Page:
Legal development

ESMA consults on reverse solicitation under MiCAR

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    Executive Summary

    The European Securities and Markets Authority (ESMA) has launched a consultation on the approach to be taken by supervisors to the "reverse solicitation" exemption under the Markets in Crypto-Assets Regulation (MiCAR). The three key take-aways from the consultation paper are:

    • This exemption from authorisation requirements only applies when regulated crypto-asset services are provided by a non-EU service provider to an EU person at the "own exclusive initiative" of the latter.
    • The "reverse solicitation" exemption will be narrowly construed, so marketing practices will need to be reviewed closely to preserve its availability.
    • The supervisory authorities will be encouraged to police the regulatory perimeter to protect investors and the interests of authorised crypto-asset service providers (CASPs) in the EU. Greater scrutiny of cross-border practices is to be expected.


    The Markets in Crypto-Assets Regulation (MiCAR) requires certain services (eg, digital exchange and custody services) to be offered and undertaken only by firms authorised in accordance with its rules. While certain financial services firms – including credit institutions, central securities depositories, investment firms, and certain fund managers – can extend their existing authorisations[1], other firms seeking to act as CASPs will need to meet certain conditions. One is that the putative CASP must have a registered office in a Member State where they are carrying out at least part of their crypto-asset services. Another is that the CASP's place of effective management must be in the EU, along with at least one director[2]. Firms operating in the EU as CASPs under MiCAR will have the ability to operate cross-border within the EU, including by establishing branches and providing cross-border services on the basis of a regulatory "passport[3]."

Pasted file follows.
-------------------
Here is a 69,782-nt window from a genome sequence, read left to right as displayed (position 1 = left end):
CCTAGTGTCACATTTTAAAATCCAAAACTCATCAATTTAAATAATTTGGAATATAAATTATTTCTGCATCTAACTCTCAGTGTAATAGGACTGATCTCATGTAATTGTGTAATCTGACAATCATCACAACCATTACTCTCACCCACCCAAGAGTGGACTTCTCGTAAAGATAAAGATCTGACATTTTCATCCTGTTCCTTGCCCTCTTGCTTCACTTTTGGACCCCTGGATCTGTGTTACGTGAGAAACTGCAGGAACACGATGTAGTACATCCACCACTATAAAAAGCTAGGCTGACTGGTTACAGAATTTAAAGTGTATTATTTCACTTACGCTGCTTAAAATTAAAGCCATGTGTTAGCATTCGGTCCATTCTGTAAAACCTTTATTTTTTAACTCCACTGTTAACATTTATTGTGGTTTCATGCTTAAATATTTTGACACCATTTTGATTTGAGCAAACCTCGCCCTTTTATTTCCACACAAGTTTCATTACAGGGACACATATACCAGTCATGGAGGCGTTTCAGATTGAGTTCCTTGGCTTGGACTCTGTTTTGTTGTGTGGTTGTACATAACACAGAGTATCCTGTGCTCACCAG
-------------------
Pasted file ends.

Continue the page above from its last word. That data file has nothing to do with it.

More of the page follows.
Firms that do not fit into these categories will be prohibited from providing crypto-asset services covered by MiCAR to EU clients[4]. The sole exception to the rule is that a client established or situated in the EU may, at its "own exclusive initiative," request the provision of such a service by a non-EU firm without triggering the authorisation requirements of MiCAR[5]. For firms seeking to operate globally, which have distributed their management and operations, this avenue might seem to provide a route for dealing with EU-based clients. In fact, as ESMA confirms in its consultation paper, it represents a barrier expressed as an exemption. The marketing of services into the EU from outside can defeat it. The sponsorship of sports teams in the EU can defeat it. The use of influencers or affiliates to promote the non-EU firm can defeat it. The clearest circumstance in which it will be permitted for a non-EU firm to provide services to an EU client is when the non-EU firm avoids marketing towards the EU and accepts engagements from EU clients passively.

    Regulatory Concerns

    The language of the "reverse solicitation" exemption has been adapted from the Markets in Financial Instruments Regulation (MiFIR). In January 2021, as firms were adapting to Brexit, ESMA issued a Public Statement to remind them that the communications to be considered ranged from press releases, internet advertising, brochures, phones calls and face-to-face meetings. It also warned against attempts to improperly manufacture evidence of the client's "own exclusive initiative" through Web site acknowledgements or contract terms.

    In October 2023, ESMA took the step of issuing a statement aimed at promoting supervisory convergence and setting expectations in the period leading to the implementation of MiCAR. The key message is that the "reverse solicitation" exemption is "narrowly framed" and not to be used to avoid MiCAR. This came with an emphasis on the exercise of regulatory powers: